2020 United States Census

The 2020 United States Census, known as Census 2020, will be the twenty-fourth United States Census. National Census Day, the reference day used for the census, will be April 1, 2020.[1]

Twenty-fourth Census
of the United States
Seal of the United States Census Bureau
Seal of the U.S. Census Bureau
US-Census-2020Logo.jpeg
The "Census 2020" logo
General information
CountryUnited States
Date takenApril 1, 2020

Introduction

As required by the United States Constitution, the U.S. Census has been conducted every 10 years since 1790. The 2010 United States Census was the previous census completed. Participation in the U.S. Census is required by law in Title 13 of the United States Code.[2] As per the 72-year rule, personally identifiable information is scheduled to become available in 2092.[3]

Projections

The United States Census Bureau annually conducts population projections for the United States as a whole and individual states, which are based on data from the previous census (in this case, the 2010 census) and calculated using a cohort-component method. Population projections also take into consideration births, deaths, and net migration.[4]

In 2020, the United States population is projected to be 333,546,000,[5] an 8.03% increase from the 2010 Census.

Changes

The Commerce Department announced in March 2018 that the 2020 Census will ask respondents if they are United States citizens in agreement with a request from the Trump administration.[6] 11 states (Connecticut, Delaware, Illinois, Massachusetts, New Jersey, New Mexico, Oregon, Pennsylvania, Rhode Island, Washington, California) have stated they would sue to block the Trump administration's requested question.[7]

On January 11, 2019, a judge in the United States District Court for the Southern District of New York issued a ruling that invalidates this question. This is the first case to reach a decision on this change.[8] On March 6, 2019, a second judge in the United States District Court for Northern California issued a ruling also invalidating the question. That decision, issued by Judge Richard Seeborg, was based on both statutory and constitutional grounds. The ruling was issued in a case brought by the Lawyers' Committee for Civil Rights Under Law on behalf of the City of San Jose and the Black Alliance for Just Immigration, and a parallel case brought by the State of California.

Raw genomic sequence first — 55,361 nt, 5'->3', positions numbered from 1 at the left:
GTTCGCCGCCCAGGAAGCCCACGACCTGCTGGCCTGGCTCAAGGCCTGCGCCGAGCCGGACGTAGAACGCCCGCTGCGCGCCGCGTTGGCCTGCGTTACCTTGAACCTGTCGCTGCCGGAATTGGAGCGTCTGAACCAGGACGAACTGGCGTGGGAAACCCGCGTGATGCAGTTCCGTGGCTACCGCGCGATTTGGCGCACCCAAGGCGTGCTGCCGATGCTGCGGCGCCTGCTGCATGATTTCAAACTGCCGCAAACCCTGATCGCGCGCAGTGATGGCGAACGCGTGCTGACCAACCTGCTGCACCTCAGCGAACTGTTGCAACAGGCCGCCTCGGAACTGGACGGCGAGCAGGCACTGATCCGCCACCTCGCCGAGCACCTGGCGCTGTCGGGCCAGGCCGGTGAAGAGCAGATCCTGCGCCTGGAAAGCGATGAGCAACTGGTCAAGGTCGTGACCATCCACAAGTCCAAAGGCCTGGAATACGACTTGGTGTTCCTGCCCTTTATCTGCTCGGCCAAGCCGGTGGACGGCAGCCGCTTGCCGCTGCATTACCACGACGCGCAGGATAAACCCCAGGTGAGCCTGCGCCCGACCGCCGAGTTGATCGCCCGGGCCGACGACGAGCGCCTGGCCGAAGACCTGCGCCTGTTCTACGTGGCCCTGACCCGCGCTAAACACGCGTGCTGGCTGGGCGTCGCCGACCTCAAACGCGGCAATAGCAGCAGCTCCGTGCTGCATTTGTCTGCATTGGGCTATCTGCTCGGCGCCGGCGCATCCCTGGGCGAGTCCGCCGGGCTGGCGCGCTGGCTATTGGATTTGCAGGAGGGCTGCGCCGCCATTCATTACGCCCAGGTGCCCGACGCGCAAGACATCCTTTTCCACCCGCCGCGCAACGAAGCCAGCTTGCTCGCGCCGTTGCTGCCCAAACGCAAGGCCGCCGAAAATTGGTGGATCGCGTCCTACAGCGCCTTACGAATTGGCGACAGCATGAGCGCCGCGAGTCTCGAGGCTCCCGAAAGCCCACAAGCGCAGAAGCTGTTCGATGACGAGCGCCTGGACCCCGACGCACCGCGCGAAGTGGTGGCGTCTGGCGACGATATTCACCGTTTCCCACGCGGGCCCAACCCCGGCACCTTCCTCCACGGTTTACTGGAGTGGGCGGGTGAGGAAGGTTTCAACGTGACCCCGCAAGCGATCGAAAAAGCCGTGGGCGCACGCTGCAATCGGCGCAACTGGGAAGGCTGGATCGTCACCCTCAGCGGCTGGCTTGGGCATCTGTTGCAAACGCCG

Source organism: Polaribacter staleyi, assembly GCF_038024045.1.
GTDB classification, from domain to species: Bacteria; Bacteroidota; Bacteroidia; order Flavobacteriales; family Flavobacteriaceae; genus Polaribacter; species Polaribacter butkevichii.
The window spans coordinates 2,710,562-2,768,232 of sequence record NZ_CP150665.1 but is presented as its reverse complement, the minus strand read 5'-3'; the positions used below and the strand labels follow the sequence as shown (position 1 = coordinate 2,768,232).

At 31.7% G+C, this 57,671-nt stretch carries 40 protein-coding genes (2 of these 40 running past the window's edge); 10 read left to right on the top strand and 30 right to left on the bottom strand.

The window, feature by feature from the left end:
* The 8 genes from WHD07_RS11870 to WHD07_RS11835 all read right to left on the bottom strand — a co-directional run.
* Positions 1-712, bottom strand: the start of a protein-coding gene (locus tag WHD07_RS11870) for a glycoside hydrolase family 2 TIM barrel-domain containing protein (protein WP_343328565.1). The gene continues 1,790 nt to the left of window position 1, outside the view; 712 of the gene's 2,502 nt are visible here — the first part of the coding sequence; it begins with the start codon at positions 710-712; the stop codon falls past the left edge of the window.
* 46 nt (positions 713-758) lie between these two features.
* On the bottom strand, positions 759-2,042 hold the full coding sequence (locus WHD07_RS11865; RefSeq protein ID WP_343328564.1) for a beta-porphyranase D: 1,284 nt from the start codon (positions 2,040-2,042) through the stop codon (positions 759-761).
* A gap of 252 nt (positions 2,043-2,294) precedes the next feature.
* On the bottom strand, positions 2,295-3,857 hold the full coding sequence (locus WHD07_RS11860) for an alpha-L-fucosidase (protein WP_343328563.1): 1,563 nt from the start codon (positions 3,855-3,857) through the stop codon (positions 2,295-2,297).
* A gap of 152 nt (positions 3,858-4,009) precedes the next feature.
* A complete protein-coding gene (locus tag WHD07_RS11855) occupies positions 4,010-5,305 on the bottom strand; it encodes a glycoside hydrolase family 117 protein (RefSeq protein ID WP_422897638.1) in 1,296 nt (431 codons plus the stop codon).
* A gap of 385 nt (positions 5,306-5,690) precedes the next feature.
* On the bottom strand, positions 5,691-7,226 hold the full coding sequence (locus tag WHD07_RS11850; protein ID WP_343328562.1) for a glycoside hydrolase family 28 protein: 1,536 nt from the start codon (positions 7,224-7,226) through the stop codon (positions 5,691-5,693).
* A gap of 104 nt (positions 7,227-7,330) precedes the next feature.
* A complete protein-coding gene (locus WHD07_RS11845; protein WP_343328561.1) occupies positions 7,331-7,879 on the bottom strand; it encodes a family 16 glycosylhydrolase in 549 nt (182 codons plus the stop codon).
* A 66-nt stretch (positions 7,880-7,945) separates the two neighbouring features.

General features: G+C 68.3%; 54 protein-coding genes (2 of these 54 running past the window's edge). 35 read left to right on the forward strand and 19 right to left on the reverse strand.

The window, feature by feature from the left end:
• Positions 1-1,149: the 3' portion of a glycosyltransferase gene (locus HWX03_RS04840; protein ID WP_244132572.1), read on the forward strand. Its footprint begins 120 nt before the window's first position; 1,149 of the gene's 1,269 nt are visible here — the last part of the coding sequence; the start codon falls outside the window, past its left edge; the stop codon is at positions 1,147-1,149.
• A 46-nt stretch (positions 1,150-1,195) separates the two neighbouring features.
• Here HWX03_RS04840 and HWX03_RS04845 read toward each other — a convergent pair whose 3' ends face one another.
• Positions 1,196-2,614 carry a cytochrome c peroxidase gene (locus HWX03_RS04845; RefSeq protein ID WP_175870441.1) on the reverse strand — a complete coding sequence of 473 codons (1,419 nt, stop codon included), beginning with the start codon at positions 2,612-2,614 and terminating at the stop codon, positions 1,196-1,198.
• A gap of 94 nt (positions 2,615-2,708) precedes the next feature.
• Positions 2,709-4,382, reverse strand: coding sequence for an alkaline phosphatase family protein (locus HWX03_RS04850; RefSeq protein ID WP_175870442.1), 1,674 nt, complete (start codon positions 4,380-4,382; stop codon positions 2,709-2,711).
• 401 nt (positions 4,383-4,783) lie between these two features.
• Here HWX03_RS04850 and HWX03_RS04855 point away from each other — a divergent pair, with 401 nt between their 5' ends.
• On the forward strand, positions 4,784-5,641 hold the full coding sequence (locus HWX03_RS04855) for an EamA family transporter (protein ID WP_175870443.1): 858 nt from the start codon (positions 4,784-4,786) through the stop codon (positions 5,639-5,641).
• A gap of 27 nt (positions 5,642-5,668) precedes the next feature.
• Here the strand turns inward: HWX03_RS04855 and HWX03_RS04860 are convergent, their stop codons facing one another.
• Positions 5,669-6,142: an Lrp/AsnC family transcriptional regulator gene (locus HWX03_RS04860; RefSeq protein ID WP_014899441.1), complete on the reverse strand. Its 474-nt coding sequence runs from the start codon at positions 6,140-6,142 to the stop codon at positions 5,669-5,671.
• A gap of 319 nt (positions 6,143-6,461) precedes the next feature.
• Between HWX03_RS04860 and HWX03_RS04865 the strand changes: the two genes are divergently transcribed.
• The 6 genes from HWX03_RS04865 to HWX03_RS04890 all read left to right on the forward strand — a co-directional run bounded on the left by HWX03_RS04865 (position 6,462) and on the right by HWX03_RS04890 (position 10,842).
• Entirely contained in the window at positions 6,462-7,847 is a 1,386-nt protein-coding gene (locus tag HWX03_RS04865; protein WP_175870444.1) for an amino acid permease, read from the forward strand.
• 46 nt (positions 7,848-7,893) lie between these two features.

Implementation problems

The printing company Cenveo won the $61 million contract in October 2017 to produce census forms and reminders, but went bankrupt less than four months later. The Inspector General of the U.S. Government Publishing Office said the agency failed to check the company's financial status, and improperly allowed the company to lower its bid after other bids were unsealed.[9]

Controversies

The U.S. decennial census is used to determine federal funds, grants and support to states. Since 1950, the Census Bureau has not included the citizenship question fearing that it would reduce response ratings and cause undercounting, which affects federal funding to states and cities.[10] Following some initial debate, the Census Bureau announced in March 2018 its plan to add a question related to citizenship for the 2020 census: "Is this person a citizen of the United States?".[11] [12][13] For the 2020 Census, Wilbur Ross, the United States Secretary of Commerce which oversees the Bureau, stated to Congress that the citizenship numbers were necessary to enforce the Voting Rights Act's protection against voting discrimination.[12] Ross stated to Congress that the citizenship question was requested by the Justice Department and approved by him.[14]

Upon the Bureau's announcement, several state and city officials criticized the decision, reiterating the concern about discouraging participation from immigrants, resulting in undercounting, and questions the motives of Secretary Ross in adding the question. A lawsuit, led by New York state's attorney general Barbara Underwood and joined by seventeen other states, fifteen cities and other civil rights groups, was filed in the United States District Court for the Southern District of New York. During the discovery phase of the trial, new information came about that Ross had had previous discussions with Steve Bannon before March 2018 with the intent to add the citizenship question, contradicting statements that he had made to Congress in March. This led to District Judge Jesse M. Furman in September 2018 to ask that Ross clear a day in his schedule to give a deposition to the court related to the addition of the census question prior to the planned start of the trial in November.[15] The government filed a writ of mandamus to the United States Supreme Court, requesting they postpone the trial, as well as to defer any involvement with Ross until the start of the trial. The Supreme Court issued an order that allowed the trial to go forward, but agreed to postponing Ross's deposition until after the start of the trial.[16] The Supreme Court also agreed to treat the writ of mandamus as a writ of petition, and granted certiorari to review the question raised by the government, whether a district court can request deposition of a high-ranking executive branch official on a matter related to a trial before evidence has been presented.[10]